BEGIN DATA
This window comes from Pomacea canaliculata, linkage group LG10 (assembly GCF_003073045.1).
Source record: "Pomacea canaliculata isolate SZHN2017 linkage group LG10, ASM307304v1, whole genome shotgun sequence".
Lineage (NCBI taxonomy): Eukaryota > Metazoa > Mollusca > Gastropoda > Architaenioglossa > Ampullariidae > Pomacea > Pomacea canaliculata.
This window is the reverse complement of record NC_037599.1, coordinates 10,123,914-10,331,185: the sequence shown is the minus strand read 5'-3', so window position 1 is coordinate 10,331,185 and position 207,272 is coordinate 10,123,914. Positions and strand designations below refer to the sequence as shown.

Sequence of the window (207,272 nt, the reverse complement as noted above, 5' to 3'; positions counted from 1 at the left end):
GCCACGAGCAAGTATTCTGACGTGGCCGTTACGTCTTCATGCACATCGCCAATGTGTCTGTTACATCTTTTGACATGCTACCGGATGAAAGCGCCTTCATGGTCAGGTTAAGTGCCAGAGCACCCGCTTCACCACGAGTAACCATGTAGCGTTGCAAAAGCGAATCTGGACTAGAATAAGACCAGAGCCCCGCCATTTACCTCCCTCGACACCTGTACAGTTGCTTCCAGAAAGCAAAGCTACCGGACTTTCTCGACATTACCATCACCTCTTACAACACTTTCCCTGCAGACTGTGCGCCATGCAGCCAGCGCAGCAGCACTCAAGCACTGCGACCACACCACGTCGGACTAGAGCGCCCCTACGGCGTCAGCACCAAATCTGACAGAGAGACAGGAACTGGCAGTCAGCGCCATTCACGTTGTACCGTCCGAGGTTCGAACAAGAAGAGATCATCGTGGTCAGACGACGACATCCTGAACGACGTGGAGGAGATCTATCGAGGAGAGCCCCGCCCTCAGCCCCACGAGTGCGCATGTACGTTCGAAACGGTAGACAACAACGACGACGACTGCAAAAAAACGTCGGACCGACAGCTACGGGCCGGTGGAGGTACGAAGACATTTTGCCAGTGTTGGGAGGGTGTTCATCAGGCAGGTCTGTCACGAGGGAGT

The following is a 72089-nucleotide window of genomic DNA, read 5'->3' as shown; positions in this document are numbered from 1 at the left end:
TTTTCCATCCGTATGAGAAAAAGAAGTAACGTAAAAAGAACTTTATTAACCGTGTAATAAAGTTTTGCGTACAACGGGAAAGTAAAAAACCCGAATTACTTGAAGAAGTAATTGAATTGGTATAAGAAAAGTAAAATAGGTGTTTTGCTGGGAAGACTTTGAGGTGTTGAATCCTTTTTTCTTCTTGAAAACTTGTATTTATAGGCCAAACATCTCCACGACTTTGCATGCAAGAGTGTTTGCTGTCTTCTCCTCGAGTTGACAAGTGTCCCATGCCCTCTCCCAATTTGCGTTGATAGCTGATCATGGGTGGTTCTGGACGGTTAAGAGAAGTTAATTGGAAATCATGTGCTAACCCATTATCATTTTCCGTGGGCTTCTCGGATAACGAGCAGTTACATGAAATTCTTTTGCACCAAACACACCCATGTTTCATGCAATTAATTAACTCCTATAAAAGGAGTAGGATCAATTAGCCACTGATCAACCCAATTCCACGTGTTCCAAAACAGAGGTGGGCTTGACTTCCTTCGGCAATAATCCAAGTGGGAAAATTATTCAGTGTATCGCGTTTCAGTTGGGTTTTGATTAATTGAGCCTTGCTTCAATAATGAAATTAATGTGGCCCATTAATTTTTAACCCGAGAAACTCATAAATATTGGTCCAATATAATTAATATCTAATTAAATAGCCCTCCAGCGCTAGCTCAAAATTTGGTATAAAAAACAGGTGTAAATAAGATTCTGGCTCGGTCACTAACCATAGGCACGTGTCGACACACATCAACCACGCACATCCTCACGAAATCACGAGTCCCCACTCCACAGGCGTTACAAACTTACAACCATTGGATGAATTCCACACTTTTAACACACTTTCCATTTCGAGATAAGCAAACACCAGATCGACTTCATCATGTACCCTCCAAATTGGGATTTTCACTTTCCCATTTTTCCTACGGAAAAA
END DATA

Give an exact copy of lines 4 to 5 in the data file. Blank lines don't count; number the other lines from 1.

This window is the reverse complement of record NC_037599.1, coordinates 10,123,914-10,331,185: the sequence shown is the minus strand read 5'-3', so window position 1 is coordinate 10,331,185 and position 207,272 is coordinate 10,123,914. Positions and strand designations below refer to the sequence as shown.

Sequence of the window (207,272 nt, the reverse complement as noted above, 5' to 3'; positions counted from 1 at the left end):